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Friday, Jun 9, 2023

Sudden Succession

Following the death of their father in June, Shawn Smith and Kristin Dietz faced a decision on the future of Flip’s Tire Center, the business that Philip “Flip” Smith had operated for more than 30 years. There was no plan for the pair to take over the Van Nuys tire and auto accessories store and the elder Smith seriously considered selling and retiring. Career paths had taken Shawn to a chrome wheel wholesaler while Dietz became an accountant and taken a position as chief financial officer for a charter school in Burbank. But then the brother and sister found themselves the inheritors of the business; a well-known business that Flip Smith had built up since the early 1970s serving individual vehicle owners and car dealerships. Not wanting to let all that goodwill to just end, it became clear to Shawn Smith and Dietz to keep Flip’s Tires going to continuing serving its customers. “We decided to make a go of it,” Dietz said. The timing of that decision couldn’t have been worse, coming as it did just as the economy began to go flat like a tire with a massive leak. But with the advice and counsel of two friends of Flip’s who are also San Fernando Valley business owners and the reliability of long-time employees, the duo are indeed making a go of it. The younger Smith handles the day-to-day operations at the Sepulveda Boulevard store staffed by 11 employees. Dietz is the behind-the-scene partner who makes weekly appearances to check up on financial matters. The presence of their father, however, is still felt. In the office now used by the son hang the multiple awards and commendations given to Flip Smith from the City and County of Los Angeles and many charitable organizations for his volunteer work in the Valley. Above the cashier window hangs a large color picture of Flip wearing his trademark Hawaiian shirt. “It is strange feeling of Flip not being there but still seeing him,” said Lee Kanon Alpert, a long-time friend. Once having made their decision, the next move was to let customers, vendors and the many friends and associates Flip Smith made over the years know that the tire center was open for business as usual. Shawn Smith and Dietz went through hundreds of business cards found in their father’s desk to add to the mailing list and then spent hours personally signing by hand 1,400 letters that were sent to those contacts. Managing the Transition The transition to managing Flip’s was smooth once Shawn Smith settled into the office just off the showroom floor. Growing up he spent time at the shop, moving up from emptying garbage cans to changing tires to becoming a salesman. Some of the employees he now manages were once co-workers: the office manager with 18 years of service; one mechanic who has worked there for 26 years, another for 21 years. “This is a very dedicated staff that stayed with my dad even when knowing he was very sick,” Shawn Smith said. Dietz described her brother as a brilliant salesman in whom she sees many of the same qualities of their father; qualities that customers see as well that keep them coming back. Salesmanship, however, does not necessarily translate to the operational experience of tracking inventory, reducing overhead, managing a payroll and understanding an account ledger. That’s where Ron Feinstein and Phil Mundy come in. Both were life-long friend of Flip’s; Mundy and he played football together at Notre Dame High School. The two advise Shawn Smith and Dietz on operating the business, meeting every other week to check over the finances and discuss issues that arise. Feinstein has been in business in the Valley for 50 years, operating laundry equipment supplier All Valley Washer first with his late father and now with his brother, son, sisters, and brothers-in-law. Mundy owns Mundy Medical Marketing in Calabasas. “Between the two of us we bring a lot to the table,” Feinstein said. As close friends to the late Smith, Feinstein and Mundy were aware of how much time Smith put into the business and the personal approach he took to building the customer base. Since August, they have become aware of the areas where Shawn Smith needs guidance. In running a business day-to-day an owner needs to know what amount of sales they need to bring in to be profitable; or that a drop of 2 or 3 percentage points can be the difference between a good month and a bad month. “In small business you cannot sell at a loss and stay in business,” Mundy said. Flip’s Tire Center was struggling when Flip Smith died and in the months since its financial performance has been up and down. The retail side is doing well as owners continue to maintain their vehicles but what Shawn Smith called “the gravy” the work for car dealers and companies with fleets of vehicles has declined. Mundy, however, anticipates the business turning the corner in the next month or two. Whatever does happen in the months ahead, Shawn Smith and Kristin Dietz know that they achieved what Flip Smith had wanted all along for his business. “When we were younger that was his hope that my sister and I would one day run the business,” Shawn Smith said.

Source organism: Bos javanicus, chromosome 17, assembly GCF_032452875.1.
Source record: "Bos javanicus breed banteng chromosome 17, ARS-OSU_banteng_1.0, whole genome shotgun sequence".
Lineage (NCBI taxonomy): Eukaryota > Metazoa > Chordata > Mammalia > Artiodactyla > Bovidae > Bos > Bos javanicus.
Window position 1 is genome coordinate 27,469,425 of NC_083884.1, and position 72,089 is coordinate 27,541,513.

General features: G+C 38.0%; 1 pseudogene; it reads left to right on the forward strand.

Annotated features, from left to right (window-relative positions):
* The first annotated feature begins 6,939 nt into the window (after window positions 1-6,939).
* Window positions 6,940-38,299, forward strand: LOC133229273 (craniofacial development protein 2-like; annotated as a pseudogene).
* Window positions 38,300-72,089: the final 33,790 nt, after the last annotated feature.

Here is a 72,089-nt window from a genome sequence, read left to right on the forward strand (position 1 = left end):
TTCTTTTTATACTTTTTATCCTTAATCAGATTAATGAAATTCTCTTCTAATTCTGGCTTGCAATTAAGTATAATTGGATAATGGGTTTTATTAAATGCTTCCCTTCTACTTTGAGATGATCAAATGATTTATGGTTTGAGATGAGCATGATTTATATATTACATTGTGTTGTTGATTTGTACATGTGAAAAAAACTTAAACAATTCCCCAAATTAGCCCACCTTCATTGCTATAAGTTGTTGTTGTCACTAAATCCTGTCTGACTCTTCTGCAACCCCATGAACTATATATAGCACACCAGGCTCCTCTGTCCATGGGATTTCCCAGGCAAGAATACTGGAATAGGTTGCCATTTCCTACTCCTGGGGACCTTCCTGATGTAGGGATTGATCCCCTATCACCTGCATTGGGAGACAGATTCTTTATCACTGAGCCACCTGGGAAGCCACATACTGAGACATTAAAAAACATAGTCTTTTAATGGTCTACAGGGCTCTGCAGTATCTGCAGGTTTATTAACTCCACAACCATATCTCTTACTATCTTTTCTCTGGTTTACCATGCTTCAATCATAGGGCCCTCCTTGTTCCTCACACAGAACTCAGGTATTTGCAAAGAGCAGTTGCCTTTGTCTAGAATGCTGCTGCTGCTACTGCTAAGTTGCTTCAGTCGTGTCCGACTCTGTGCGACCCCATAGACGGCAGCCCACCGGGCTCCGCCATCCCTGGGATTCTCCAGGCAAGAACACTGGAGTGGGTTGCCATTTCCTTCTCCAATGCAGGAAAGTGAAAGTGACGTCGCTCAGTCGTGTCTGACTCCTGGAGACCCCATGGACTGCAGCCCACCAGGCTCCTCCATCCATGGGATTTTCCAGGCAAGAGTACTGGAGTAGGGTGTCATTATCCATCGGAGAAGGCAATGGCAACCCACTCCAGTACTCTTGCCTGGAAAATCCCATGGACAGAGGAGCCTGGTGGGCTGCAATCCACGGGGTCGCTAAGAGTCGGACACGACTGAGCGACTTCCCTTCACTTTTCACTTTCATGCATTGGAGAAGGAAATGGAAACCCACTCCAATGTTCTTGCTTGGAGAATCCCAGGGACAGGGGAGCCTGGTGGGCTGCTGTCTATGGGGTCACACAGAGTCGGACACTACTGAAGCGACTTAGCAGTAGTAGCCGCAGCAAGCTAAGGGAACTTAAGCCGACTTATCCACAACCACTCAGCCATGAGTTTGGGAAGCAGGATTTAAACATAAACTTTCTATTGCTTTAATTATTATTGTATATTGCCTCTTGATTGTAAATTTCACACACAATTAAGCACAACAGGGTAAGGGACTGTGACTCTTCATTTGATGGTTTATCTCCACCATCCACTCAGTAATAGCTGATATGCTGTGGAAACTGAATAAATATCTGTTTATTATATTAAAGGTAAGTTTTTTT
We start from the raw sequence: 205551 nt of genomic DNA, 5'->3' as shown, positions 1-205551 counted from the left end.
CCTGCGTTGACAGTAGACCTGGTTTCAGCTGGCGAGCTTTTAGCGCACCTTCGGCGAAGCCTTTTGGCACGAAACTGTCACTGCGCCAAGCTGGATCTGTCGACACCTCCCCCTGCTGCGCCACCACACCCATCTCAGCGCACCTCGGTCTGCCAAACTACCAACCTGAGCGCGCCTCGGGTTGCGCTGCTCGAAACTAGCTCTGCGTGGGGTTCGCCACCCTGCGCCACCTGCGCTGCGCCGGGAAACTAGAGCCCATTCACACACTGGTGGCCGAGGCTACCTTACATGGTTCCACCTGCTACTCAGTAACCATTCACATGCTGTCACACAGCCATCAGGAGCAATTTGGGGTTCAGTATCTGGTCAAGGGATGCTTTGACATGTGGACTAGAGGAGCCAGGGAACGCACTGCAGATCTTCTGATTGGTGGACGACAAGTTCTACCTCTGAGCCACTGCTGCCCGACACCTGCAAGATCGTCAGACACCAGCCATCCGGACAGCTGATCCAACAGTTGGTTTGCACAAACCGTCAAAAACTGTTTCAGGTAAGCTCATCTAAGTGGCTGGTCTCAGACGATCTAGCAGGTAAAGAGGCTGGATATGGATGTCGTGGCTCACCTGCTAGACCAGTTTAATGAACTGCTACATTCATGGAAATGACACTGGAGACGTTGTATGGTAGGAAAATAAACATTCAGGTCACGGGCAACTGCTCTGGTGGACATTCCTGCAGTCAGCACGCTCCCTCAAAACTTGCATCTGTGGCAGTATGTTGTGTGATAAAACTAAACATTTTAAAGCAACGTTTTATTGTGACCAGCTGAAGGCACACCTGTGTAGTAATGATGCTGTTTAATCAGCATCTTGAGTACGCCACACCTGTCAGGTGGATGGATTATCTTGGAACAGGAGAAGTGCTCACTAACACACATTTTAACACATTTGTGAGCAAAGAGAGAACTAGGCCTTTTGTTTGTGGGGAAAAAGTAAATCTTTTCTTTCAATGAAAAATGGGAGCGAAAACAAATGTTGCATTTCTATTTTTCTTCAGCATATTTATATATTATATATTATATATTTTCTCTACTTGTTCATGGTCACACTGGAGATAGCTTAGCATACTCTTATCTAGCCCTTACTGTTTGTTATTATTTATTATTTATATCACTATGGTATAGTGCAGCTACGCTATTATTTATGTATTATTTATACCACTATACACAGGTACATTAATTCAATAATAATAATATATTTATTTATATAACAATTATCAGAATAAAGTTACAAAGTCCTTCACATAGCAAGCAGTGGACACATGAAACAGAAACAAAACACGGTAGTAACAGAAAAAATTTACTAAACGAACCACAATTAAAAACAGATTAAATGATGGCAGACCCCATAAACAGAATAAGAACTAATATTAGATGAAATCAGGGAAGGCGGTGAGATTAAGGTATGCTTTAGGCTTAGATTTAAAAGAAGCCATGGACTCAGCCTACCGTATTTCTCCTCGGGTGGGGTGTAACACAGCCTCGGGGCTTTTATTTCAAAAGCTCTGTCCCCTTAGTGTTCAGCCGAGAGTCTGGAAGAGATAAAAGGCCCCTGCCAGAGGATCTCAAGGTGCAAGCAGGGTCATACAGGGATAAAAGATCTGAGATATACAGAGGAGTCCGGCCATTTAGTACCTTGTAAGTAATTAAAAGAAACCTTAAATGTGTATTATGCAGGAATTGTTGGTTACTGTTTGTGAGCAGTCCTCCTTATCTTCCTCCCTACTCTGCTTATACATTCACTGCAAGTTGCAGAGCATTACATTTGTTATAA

Mark Madler
Mark Madler
Mark R. Madler covers aviation & aerospace, manufacturing, technology, automotive & transportation, media & entertainment and the Antelope Valley. He joined the company in February 2006. Madler previously worked as a reporter for the Burbank Leader. Before that, he was a reporter for the City News Bureau of Chicago and several daily newspapers in the suburban Chicago area. He has a bachelor’s of science degree in journalism from the University of Illinois, Urbana-Champaign.

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